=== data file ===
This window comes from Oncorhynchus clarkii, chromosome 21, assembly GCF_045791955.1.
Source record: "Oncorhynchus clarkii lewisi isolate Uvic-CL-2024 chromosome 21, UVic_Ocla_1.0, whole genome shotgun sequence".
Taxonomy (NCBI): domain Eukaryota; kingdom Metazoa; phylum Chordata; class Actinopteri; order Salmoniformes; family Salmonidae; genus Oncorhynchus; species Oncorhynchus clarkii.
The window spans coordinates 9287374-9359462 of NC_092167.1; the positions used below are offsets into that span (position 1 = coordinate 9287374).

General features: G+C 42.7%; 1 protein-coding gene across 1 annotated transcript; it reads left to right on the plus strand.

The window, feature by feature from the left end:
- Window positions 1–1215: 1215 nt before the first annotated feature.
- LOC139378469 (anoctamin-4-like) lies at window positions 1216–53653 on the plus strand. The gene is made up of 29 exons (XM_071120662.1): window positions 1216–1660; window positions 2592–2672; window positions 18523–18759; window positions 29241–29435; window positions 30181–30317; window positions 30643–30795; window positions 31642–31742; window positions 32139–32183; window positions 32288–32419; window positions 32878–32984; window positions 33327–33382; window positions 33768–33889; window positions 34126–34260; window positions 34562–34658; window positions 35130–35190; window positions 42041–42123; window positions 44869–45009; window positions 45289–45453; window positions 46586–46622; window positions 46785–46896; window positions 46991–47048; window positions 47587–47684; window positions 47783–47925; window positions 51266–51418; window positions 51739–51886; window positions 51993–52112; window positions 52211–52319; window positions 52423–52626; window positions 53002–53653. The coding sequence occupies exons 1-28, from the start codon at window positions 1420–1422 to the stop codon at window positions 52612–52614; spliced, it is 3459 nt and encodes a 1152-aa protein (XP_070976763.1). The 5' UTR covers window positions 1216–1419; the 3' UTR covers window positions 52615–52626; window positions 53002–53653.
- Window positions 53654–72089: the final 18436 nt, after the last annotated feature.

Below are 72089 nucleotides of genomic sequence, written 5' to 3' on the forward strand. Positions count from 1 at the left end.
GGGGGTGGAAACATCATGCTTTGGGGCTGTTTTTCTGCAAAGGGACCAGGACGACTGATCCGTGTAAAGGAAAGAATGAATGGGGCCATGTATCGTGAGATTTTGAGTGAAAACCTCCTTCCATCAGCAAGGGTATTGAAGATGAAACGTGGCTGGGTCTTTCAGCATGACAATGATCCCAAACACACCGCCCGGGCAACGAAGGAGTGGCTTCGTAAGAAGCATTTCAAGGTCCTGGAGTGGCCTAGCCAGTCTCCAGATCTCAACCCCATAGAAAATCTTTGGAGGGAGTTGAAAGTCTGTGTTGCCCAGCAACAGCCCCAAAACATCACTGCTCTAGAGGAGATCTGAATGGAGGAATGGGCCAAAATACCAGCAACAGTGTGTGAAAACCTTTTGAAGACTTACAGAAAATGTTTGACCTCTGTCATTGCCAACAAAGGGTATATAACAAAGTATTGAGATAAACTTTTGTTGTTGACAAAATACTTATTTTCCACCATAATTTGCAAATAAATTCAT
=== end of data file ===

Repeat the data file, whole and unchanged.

This window comes from Oncorhynchus clarkii, chromosome 21, assembly GCF_045791955.1.
Source record: "Oncorhynchus clarkii lewisi isolate Uvic-CL-2024 chromosome 21, UVic_Ocla_1.0, whole genome shotgun sequence".
Taxonomy (NCBI): domain Eukaryota; kingdom Metazoa; phylum Chordata; class Actinopteri; order Salmoniformes; family Salmonidae; genus Oncorhynchus; species Oncorhynchus clarkii.
The window spans coordinates 9287374-9359462 of NC_092167.1; the positions used below are offsets into that span (position 1 = coordinate 9287374).

General features: G+C 42.7%; 1 protein-coding gene across 1 annotated transcript; it reads left to right on the plus strand.

The window, feature by feature from the left end:
- Window positions 1–1215: 1215 nt before the first annotated feature.
- LOC139378469 (anoctamin-4-like) lies at window positions 1216–53653 on the plus strand. The gene is made up of 29 exons (XM_071120662.1): window positions 1216–1660; window positions 2592–2672; window positions 18523–18759; window positions 29241–29435; window positions 30181–30317; window positions 30643–30795; window positions 31642–31742; window positions 32139–32183; window positions 32288–32419; window positions 32878–32984; window positions 33327–33382; window positions 33768–33889; window positions 34126–34260; window positions 34562–34658; window positions 35130–35190; window positions 42041–42123; window positions 44869–45009; window positions 45289–45453; window positions 46586–46622; window positions 46785–46896; window positions 46991–47048; window positions 47587–47684; window positions 47783–47925; window positions 51266–51418; window positions 51739–51886; window positions 51993–52112; window positions 52211–52319; window positions 52423–52626; window positions 53002–53653. The coding sequence occupies exons 1-28, from the start codon at window positions 1420–1422 to the stop codon at window positions 52612–52614; spliced, it is 3459 nt and encodes a 1152-aa protein (XP_070976763.1). The 5' UTR covers window positions 1216–1419; the 3' UTR covers window positions 52615–52626; window positions 53002–53653.
- Window positions 53654–72089: the final 18436 nt, after the last annotated feature.

Below are 72089 nucleotides of genomic sequence, written 5' to 3' on the forward strand. Positions count from 1 at the left end.
GGGGGTGGAAACATCATGCTTTGGGGCTGTTTTTCTGCAAAGGGACCAGGACGACTGATCCGTGTAAAGGAAAGAATGAATGGGGCCATGTATCGTGAGATTTTGAGTGAAAACCTCCTTCCATCAGCAAGGGTATTGAAGATGAAACGTGGCTGGGTCTTTCAGCATGACAATGATCCCAAACACACCGCCCGGGCAACGAAGGAGTGGCTTCGTAAGAAGCATTTCAAGGTCCTGGAGTGGCCTAGCCAGTCTCCAGATCTCAACCCCATAGAAAATCTTTGGAGGGAGTTGAAAGTCTGTGTTGCCCAGCAACAGCCCCAAAACATCACTGCTCTAGAGGAGATCTGAATGGAGGAATGGGCCAAAATACCAGCAACAGTGTGTGAAAACCTTTTGAAGACTTACAGAAAATGTTTGACCTCTGTCATTGCCAACAAAGGGTATATAACAAAGTATTGAGATAAACTTTTGTTGTTGACAAAATACTTATTTTCCACCATAATTTGCAAATAAATTCAT